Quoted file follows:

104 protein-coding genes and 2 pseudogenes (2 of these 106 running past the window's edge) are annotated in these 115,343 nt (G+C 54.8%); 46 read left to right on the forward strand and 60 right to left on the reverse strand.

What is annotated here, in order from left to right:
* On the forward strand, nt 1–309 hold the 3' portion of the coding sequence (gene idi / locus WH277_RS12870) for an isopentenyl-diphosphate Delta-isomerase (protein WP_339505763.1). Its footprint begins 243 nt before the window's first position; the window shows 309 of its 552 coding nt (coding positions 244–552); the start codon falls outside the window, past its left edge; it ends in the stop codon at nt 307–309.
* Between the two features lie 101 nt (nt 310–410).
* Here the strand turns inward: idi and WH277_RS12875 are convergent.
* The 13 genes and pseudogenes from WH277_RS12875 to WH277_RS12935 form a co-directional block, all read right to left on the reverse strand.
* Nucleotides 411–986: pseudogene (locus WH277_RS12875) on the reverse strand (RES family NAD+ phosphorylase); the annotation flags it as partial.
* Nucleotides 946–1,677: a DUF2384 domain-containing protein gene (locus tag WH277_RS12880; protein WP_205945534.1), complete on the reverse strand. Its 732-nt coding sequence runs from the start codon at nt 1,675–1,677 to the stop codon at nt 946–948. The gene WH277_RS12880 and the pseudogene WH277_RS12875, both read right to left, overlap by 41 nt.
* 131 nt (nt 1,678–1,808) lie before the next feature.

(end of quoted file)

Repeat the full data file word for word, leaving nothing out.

104 protein-coding genes and 2 pseudogenes (2 of these 106 running past the window's edge) are annotated in these 115,343 nt (G+C 54.8%); 46 read left to right on the forward strand and 60 right to left on the reverse strand.

What is annotated here, in order from left to right:
* On the forward strand, nt 1–309 hold the 3' portion of the coding sequence (gene idi / locus WH277_RS12870) for an isopentenyl-diphosphate Delta-isomerase (protein WP_339505763.1). Its footprint begins 243 nt before the window's first position; the window shows 309 of its 552 coding nt (coding positions 244–552); the start codon falls outside the window, past its left edge; it ends in the stop codon at nt 307–309.
* Between the two features lie 101 nt (nt 310–410).
* Here the strand turns inward: idi and WH277_RS12875 are convergent.
* The 13 genes and pseudogenes from WH277_RS12875 to WH277_RS12935 form a co-directional block, all read right to left on the reverse strand.
* Nucleotides 411–986: pseudogene (locus WH277_RS12875) on the reverse strand (RES family NAD+ phosphorylase); the annotation flags it as partial.
* Nucleotides 946–1,677: a DUF2384 domain-containing protein gene (locus tag WH277_RS12880; protein WP_205945534.1), complete on the reverse strand. Its 732-nt coding sequence runs from the start codon at nt 1,675–1,677 to the stop codon at nt 946–948. The gene WH277_RS12880 and the pseudogene WH277_RS12875, both read right to left, overlap by 41 nt.
* 131 nt (nt 1,678–1,808) lie before the next feature.